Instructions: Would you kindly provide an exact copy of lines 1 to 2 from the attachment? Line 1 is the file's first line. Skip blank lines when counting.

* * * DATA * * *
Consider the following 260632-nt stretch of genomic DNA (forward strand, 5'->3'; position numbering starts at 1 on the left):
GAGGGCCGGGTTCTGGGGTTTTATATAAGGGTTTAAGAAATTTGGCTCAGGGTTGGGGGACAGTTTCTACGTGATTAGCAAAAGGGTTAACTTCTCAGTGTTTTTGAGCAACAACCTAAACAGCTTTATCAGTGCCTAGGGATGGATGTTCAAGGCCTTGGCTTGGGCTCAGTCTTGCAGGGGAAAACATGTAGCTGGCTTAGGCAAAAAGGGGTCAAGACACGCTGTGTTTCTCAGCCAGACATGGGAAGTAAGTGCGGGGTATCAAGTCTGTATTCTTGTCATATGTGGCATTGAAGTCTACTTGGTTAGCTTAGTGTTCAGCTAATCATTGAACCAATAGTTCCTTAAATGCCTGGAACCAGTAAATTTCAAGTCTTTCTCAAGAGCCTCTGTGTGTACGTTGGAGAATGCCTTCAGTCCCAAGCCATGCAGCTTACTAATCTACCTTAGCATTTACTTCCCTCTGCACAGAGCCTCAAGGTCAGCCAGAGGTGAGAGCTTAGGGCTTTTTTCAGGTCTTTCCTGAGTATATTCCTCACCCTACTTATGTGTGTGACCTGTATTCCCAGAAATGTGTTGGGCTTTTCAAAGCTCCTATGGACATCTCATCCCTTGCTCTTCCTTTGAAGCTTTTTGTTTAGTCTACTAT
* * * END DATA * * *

Consider the following 260632-nt stretch of genomic DNA (forward strand, 5'->3'; position numbering starts at 1 on the left):
GAGGGCCGGGTTCTGGGGTTTTATATAAGGGTTTAAGAAATTTGGCTCAGGGTTGGGGGACAGTTTCTACGTGATTAGCAAAAGGGTTAACTTCTCAGTGTTTTTGAGCAACAACCTAAACAGCTTTATCAGTGCCTAGGGATGGATGTTCAAGGCCTTGGCTTGGGCTCAGTCTTGCAGGGGAAAACATGTAGCTGGCTTAGGCAAAAAGGGGTCAAGACACGCTGTGTTTCTCAGCCAGACATGGGAAGTAAGTGCGGGGTATCAAGTCTGTATTCTTGTCATATGTGGCATTGAAGTCTACTTGGTTAGCTTAGTGTTCAGCTAATCATTGAACCAATAGTTCCTTAAATGCCTGGAACCAGTAAATTTCAAGTCTTTCTCAAGAGCCTCTGTGTGTACGTTGGAGAATGCCTTCAGTCCCAAGCCATGCAGCTTACTAATCTACCTTAGCATTTACTTCCCTCTGCACAGAGCCTCAAGGTCAGCCAGAGGTGAGAGCTTAGGGCTTTTTTCAGGTCTTTCCTGAGTATATTCCTCACCCTACTTATGTGTGTGACCTGTATTCCCAGAAATGTGTTGGGCTTTTCAAAGCTCCTATGGACATCTCATCCCTTGCTCTTCCTTTGAAGCTTTTTGTTTAGTCTACTAT